Women's Devotional Bible - Friday, November 29, 2013

Femme Fatales

Judges 16:4–22

A femme fatale is a woman who uses the powers of seduction to lure a man into a dangerous or compromising situation. One woman infamous for her influence was Mata Hari. At the turn of the twentieth century in Paris, Mata Hari created a fictitious persona and performed exotic Indian dances to great acclaim. Although her background was fabricated, Parisian society embraced her . . . and men were beguiled by her. Her sensuous dance seduced powerful men in influential positions. Many believe she used feminine guile to extract military secrets. Ultimately, the French tried Mata Hari and executed her as a double agent in World War I. At her trial she said, “Harlot, yes. But traitor? Never!”

In the Bible, we meet another woman who used her feminine allure to affect the destiny of a man. During the time of the judges, Delilah used her influence to discover the secrets of one of Israel’s judges, Samson. Three different times Delilah begged him to give her information about the source of his strength. Three times he resisted. Each time Delilah proved herself false, calling for the Philistines to subdue the strong man. More stunning is that Delilah used the same method over and over again . . . and Samson allowed himself to be tricked each time. Ultimately, Delilah discovered the truth about Samson’s strength and turned him over to her countrymen.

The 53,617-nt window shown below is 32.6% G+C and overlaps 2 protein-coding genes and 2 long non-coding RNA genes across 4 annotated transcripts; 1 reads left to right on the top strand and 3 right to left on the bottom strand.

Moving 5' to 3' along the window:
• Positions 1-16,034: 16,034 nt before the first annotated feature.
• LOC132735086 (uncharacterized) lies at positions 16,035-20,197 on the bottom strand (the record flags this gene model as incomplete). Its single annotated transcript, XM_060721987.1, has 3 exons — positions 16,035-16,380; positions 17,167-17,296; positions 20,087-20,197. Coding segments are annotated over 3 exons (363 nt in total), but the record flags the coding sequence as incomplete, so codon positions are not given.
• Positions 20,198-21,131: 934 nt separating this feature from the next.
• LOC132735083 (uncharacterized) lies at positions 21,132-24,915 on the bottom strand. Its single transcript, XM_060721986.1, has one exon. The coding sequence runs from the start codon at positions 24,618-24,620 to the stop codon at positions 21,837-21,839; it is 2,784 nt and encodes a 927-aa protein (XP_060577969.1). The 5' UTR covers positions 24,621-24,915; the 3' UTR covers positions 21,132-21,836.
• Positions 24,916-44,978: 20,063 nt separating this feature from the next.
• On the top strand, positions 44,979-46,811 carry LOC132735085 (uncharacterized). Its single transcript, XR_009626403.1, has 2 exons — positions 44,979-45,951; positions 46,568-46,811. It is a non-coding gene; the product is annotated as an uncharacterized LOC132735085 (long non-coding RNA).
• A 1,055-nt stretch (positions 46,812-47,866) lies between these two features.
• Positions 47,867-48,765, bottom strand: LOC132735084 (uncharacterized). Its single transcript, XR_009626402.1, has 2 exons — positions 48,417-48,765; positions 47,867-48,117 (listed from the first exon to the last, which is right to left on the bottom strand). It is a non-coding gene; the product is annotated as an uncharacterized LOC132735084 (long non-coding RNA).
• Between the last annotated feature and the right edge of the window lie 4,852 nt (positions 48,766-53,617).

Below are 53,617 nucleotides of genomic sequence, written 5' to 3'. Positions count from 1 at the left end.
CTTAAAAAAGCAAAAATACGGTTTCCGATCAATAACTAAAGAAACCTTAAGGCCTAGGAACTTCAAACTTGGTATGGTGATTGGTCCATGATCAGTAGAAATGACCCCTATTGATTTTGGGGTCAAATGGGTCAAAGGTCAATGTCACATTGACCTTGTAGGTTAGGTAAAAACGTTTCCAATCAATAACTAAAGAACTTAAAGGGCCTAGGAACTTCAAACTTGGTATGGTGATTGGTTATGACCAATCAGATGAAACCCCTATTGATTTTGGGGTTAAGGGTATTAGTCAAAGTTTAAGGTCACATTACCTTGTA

Delilah’s story shows how men can be swayed by women’s wiles and their own desires. Delilah used her sexual attraction and her cunning to bring a man down—for a price. She relentlessly manipulated Samson in order to get the information she needed. When he finally revealed the truth, she rushed to the Philistine rulers to gather her reward. In a heartbeat, Samson lost not just his strength, but the divine gift God had bestowed upon him.

We think it would be great to be able to get our husbands, boyfriends, coworkers, etc. to do what we want. And perhaps, sometimes, we do use feminine wiles, manipulation and nagging to get our way. But are such methods honest? Are they loving? Wouldn’t it be better to be the kind of woman others can trust? How much better to employ honesty, kindness and patience to build up the men we love, rather than trample them in the pursuit of our selfish desires

Reflection

  1. Have you ever nagged, manipulated or tricked a man in order to get your way?
  2. How did it make you feel? How do you think it made him feel?
  3. What words will you use to build up the men in your life?

Judges 16:15–16
Then she said to him, “How can you say, ‘I love you,’ when you won’t confide in me? This is the third time you have made a fool of me and haven’t told me the secret of your great strength.” With such nagging she prodded him day after day until he was sick to death of it.

Related Readings

Exodus 15:20–21; Isaiah 51:3; Ephesians 6:18

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